However, Pei said the work of the journalists can sometimes get trickier when looking at the quality of the journal. News writers tend to report the same levels of certainty no matter where the study was published, he argued. This can be problematic for the audience, Pei said as the journal impact factor is an indicator of research quality (though this is also a matter of debate).

The researchers believe their work is a big step forward in understanding and quantifying how uncertainty is communicated in scientific news. To further help reporters and scientists, they created software that helps to calculate the uncertainty in research and reporting. This could also benefit the general audience, they argue, providing a “calming effect” to some degree.

The study was published in the Proceedings of the 2021 Conference on Empirical Methods in Natural Language Processing.

Can AI replace newsroom journalists?

It’s no secret that journalism is one of the most fragile industries in the world right now. After years where many publishers faced bankruptcy, layoffs, and downsizing, then came the coronavirus crisis — for many newsrooms, this was the final nail in the coffin.

Alas even more problems are on the way for publishers.

Late last month, Microsoft fired around 50 journalists in the US and another 27 in the UK who were previously employed to curate content from outlets to spotlight on the MSN homepage. Their jobs were replaced by automated systems that can find interesting news, change headlines, and select pictures without human intervention.

“Like all companies, we evaluate our business on a regular basis. This can result in increased investment in some places and, from time to time, redeployment in others. These decisions are not the result of the current pandemic,” an MSN spokesperson said in a statement.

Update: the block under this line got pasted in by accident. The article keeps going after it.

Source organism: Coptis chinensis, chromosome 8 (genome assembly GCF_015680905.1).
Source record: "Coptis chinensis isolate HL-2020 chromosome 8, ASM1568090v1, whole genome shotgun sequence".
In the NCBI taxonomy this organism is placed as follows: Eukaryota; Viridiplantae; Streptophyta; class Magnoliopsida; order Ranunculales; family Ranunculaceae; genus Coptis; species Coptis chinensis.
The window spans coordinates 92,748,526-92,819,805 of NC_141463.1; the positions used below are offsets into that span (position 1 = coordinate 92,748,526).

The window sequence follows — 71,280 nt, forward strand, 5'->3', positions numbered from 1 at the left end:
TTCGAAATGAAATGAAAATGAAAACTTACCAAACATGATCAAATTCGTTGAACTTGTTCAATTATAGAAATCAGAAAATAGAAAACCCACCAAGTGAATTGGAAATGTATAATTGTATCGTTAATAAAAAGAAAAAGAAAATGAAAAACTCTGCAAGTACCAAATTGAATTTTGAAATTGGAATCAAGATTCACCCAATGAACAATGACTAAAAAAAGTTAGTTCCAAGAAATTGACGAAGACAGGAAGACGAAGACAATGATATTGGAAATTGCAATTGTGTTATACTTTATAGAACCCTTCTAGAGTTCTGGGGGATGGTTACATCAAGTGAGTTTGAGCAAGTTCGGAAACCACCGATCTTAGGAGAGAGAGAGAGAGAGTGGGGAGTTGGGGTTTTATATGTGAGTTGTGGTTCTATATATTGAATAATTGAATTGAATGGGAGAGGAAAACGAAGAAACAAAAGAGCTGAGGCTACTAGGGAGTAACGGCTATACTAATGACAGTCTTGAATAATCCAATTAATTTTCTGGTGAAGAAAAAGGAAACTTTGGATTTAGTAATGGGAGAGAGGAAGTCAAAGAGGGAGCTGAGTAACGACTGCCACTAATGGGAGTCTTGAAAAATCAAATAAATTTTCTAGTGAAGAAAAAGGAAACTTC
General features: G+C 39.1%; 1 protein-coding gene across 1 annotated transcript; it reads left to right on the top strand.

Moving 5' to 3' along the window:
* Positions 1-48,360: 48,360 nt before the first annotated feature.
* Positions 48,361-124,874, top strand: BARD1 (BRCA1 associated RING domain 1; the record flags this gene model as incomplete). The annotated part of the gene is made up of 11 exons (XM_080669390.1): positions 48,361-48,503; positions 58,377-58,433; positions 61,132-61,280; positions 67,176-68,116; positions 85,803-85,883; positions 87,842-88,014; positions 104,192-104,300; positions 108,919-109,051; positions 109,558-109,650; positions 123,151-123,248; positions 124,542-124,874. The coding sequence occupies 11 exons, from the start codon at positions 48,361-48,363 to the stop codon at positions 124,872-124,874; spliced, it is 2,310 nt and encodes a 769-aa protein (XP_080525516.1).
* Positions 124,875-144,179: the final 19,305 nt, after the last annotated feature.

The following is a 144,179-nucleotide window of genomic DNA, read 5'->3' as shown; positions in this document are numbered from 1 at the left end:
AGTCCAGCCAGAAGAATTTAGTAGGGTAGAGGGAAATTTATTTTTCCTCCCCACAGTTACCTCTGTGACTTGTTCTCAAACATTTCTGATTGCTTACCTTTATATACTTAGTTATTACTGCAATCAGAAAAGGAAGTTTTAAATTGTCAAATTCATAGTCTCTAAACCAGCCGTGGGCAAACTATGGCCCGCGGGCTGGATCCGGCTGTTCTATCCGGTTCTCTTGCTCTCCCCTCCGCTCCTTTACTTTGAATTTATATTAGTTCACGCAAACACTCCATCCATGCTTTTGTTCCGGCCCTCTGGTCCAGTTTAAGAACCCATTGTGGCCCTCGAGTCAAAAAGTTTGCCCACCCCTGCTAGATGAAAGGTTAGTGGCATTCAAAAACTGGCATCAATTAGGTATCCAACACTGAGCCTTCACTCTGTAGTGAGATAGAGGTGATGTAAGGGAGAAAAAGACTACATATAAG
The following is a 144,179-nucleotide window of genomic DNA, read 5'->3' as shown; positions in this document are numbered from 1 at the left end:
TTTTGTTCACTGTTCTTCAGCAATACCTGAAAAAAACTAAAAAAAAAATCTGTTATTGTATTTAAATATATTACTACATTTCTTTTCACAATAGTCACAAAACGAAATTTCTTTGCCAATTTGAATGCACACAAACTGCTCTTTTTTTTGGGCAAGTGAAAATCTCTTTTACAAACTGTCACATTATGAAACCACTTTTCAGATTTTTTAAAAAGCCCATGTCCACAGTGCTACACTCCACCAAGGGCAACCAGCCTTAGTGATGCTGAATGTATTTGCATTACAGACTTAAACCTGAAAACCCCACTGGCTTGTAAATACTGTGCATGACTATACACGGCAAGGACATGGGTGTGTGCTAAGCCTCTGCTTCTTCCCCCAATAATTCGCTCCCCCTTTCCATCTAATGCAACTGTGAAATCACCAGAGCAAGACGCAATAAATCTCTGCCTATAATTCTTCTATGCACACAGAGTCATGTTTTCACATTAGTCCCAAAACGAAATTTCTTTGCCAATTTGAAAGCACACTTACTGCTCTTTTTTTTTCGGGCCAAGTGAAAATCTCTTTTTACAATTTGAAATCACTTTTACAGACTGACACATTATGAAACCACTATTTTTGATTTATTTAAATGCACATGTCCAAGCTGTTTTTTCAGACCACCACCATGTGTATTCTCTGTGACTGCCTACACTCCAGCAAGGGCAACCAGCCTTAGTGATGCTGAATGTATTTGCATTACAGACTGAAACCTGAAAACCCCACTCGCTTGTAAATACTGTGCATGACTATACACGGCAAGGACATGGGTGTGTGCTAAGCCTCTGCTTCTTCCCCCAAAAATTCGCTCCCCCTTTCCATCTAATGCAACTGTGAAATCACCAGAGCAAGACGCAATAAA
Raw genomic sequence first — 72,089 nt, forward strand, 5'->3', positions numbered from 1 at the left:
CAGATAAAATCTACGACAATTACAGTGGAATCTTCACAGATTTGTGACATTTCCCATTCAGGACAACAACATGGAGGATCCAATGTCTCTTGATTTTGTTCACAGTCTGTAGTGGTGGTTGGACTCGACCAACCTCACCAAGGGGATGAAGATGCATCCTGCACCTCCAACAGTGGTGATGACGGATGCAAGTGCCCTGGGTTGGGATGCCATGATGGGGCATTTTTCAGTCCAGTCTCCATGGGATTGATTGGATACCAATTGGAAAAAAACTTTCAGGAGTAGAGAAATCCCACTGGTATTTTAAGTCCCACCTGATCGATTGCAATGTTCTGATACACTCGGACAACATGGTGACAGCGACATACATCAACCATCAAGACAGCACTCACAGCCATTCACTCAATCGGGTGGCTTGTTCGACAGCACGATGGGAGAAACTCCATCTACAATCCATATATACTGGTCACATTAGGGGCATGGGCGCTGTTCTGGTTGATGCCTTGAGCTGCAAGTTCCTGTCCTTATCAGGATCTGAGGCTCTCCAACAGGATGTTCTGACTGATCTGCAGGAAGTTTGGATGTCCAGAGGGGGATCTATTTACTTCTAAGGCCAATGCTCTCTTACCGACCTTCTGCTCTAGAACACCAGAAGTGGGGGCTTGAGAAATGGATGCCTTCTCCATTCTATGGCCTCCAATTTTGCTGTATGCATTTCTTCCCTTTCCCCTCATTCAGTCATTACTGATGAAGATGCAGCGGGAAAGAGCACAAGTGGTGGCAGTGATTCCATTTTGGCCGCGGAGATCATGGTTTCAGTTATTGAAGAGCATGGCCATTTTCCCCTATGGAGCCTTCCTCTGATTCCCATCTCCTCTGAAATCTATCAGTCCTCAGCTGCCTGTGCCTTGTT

While it can be demoralizing for anyone to feel obsolete, we shouldn’t call the coroner on journalism just yet.

Some of the sacked journalists warned that artificial intelligence may not be fully familiar with strict editorial guidelines. What’s more, it could end up letting through stories that might not be appropriate.

Lo and behold, this is exactly what happened with an MSN story this week, after the AI mixed up the photos of two mixed-race members of British pop group Little Mix.

The story was about Little Mix singer Jade Thirlwall’s experience with racism. However, the AI used a picture of Thirlwall’s bandmate Leigh-Anne Pinnock to illustrate it. It didn’t take long for Thirlwall to notice, posting on Instagram where she wrote:

“@MSN If you’re going to copy and paste articles from other accurate media outlets, you might want to make sure you’re using an image of the correct mixed race member of the group.”

She added: “This shit happens to @leighannepinnock and I ALL THE TIME that it’s become a running joke … It offends me that you couldn’t differentiate the two women of colour out of four members of a group … DO BETTER!”

By the looks of it, Thirlwall seems unaware that confusion is owed to a mistake made by an automated system. It’s possible the error was due to mislabelled pictures provided by wire services, although there’s no way to tell for sure because not much detail has been offered by MSN, apart from a formal apology.

“As soon as we became aware of this issue, we immediately took action to resolve it and have replaced the incorrect image,” Microsoft told The Guardian.

Are we entering the age of robot journalism?

My fellow (human) colleagues might rejoice at this news, but really this happens all the time in newsrooms — even the best of them. For instance, the BBC had to make a formal apology after one of its editors used photos of LeBron James to illustrate the death of his teammate Kobe Bryant.